It’s all in the eye of the beholder. “Better” is highly subjective.

      • Rainbowpony says:

        Yes and no. Most people would consider “employed” better.

        For the OP, she should probably focus on exactly what coke said. Coke read the subtext of that question well. However, there are others out there that really need to consider what, if anything, they bring to the table. As a single woman mid thirties, I wish more hetero men would evaluate themselves this way. .. if only a little bit.

        • Brooke says:

          The qualities Strangely Rational lists are subjective whereas the example you used, employed, is objective.. A person either is or isn’t employed. You’re either making money or you’re not.

        • Strangely Rational says:

          “Most people would consider ’employed’ better.”

          In the same way as the original comment indicated? It makes them better people than others?

          I know plenty of people like me with partners who are unemployed due to disability (my husband, incidentally, is also married to one). Has zero to do with their character.

          Same goes for people who are unemployed due to economic issues.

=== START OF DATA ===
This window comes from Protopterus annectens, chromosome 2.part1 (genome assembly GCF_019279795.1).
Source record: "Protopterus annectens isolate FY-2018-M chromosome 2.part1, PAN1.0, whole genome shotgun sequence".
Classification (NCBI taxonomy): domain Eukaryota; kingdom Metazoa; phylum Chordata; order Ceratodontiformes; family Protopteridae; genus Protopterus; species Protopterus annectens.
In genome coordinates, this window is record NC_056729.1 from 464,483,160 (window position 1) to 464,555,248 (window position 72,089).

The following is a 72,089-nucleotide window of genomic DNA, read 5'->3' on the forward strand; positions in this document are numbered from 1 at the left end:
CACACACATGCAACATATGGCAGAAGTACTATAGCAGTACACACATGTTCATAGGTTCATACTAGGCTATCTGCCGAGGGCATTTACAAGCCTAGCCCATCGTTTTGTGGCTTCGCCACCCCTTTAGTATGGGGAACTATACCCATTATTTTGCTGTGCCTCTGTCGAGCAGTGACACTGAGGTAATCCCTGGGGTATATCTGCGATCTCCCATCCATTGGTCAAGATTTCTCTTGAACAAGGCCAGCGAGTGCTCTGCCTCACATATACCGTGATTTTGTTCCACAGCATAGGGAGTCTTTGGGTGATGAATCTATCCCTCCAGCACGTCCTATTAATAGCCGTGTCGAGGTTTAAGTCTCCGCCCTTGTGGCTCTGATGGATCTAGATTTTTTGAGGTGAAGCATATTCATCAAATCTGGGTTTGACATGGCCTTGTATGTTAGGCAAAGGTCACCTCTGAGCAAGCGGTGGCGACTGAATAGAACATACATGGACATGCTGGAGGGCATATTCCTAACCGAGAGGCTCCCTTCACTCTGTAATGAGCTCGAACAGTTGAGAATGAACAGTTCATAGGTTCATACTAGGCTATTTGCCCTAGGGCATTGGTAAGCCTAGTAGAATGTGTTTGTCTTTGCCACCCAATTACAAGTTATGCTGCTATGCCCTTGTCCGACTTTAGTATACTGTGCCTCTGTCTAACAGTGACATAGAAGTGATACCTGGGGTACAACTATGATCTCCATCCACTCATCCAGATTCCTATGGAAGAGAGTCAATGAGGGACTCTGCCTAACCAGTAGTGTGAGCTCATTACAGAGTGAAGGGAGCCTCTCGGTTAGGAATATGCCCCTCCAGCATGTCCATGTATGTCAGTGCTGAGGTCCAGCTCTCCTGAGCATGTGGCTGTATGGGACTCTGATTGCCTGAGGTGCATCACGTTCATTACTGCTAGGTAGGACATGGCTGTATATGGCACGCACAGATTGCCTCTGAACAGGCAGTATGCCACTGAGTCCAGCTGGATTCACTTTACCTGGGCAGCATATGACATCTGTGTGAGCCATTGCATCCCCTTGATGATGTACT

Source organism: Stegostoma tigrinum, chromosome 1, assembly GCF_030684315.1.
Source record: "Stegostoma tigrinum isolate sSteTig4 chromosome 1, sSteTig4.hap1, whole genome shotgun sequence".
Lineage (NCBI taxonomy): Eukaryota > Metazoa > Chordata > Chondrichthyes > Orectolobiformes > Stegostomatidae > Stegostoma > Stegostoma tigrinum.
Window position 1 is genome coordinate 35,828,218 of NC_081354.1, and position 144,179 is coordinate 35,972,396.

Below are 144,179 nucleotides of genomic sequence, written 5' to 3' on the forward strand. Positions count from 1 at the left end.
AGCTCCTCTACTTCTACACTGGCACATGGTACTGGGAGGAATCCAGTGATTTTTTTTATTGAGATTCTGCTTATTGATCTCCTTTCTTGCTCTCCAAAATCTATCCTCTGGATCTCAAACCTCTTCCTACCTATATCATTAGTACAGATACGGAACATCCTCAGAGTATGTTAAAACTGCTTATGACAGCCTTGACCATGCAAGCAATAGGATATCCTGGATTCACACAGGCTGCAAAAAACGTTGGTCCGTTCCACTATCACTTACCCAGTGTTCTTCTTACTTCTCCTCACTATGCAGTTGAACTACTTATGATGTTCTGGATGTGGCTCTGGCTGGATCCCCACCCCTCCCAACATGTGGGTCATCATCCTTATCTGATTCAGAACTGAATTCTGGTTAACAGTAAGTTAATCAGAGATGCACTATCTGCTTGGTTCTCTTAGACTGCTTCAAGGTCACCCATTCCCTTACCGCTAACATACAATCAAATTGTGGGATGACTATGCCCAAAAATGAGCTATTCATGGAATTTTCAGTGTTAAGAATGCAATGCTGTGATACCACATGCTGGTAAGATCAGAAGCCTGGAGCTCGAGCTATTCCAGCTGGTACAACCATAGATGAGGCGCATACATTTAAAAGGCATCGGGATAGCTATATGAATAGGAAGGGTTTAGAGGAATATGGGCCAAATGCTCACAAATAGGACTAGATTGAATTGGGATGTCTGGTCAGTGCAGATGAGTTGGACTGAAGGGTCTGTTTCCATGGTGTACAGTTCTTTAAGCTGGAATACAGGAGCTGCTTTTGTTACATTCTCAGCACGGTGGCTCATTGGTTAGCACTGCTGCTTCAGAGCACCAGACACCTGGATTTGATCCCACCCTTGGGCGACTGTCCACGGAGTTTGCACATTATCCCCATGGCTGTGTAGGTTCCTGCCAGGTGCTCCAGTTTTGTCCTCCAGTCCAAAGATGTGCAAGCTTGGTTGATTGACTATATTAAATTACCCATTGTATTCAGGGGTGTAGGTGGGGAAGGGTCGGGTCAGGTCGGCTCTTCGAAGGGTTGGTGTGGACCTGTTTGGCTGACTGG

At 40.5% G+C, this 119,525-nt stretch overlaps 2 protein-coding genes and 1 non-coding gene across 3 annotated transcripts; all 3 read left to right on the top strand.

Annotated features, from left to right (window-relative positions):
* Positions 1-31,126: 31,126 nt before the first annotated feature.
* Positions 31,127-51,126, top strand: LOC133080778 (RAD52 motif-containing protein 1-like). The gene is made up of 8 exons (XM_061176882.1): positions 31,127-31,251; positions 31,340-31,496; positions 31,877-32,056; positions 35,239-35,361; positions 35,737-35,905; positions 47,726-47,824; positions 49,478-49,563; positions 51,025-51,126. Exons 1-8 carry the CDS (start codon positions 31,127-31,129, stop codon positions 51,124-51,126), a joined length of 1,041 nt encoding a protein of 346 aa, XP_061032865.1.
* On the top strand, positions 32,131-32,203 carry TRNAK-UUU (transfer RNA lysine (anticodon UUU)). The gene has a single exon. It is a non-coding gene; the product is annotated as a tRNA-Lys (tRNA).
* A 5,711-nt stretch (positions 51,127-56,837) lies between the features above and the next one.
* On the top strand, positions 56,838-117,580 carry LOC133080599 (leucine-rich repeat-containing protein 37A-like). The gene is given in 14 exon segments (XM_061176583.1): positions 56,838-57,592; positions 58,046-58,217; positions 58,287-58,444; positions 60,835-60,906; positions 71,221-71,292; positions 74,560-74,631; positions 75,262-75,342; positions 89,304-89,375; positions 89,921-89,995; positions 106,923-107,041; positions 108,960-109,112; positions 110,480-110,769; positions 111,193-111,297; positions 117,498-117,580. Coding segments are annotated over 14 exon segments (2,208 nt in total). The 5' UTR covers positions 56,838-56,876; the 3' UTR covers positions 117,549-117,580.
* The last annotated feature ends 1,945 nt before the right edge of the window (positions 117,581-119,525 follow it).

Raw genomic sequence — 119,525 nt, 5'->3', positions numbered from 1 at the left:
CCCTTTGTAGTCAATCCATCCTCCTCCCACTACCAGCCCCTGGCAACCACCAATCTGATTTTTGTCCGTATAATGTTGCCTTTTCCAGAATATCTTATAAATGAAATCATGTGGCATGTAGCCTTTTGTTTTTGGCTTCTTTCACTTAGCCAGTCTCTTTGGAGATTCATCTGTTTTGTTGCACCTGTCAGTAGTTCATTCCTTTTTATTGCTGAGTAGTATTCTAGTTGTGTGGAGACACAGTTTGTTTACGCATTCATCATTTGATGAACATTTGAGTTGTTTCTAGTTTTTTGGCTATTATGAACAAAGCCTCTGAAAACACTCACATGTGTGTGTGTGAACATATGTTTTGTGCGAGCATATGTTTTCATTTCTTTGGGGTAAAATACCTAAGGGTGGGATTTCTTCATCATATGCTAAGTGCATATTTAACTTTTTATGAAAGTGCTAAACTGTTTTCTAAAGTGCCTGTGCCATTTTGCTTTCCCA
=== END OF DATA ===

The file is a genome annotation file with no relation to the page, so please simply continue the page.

Or retired.

          Or – you’re leaving out the best one! – unemployed because they’re independently wealthy.

          • Rainbowpony says:

            That’s nice that you’ve identified so many legit examples to the rule, but we all know I’m talking about able educated generally priviledged dudes who can’t get their shit together.

            And honestly, I wouldn’t be with someone who did nothing who was independently wealthy. It reeks of laziness.

          • WhoAmI says:

            You don’t have to be employed to do something of your life. To be honest most employed people don’t do that much of their life.

          • Strangely Rational says: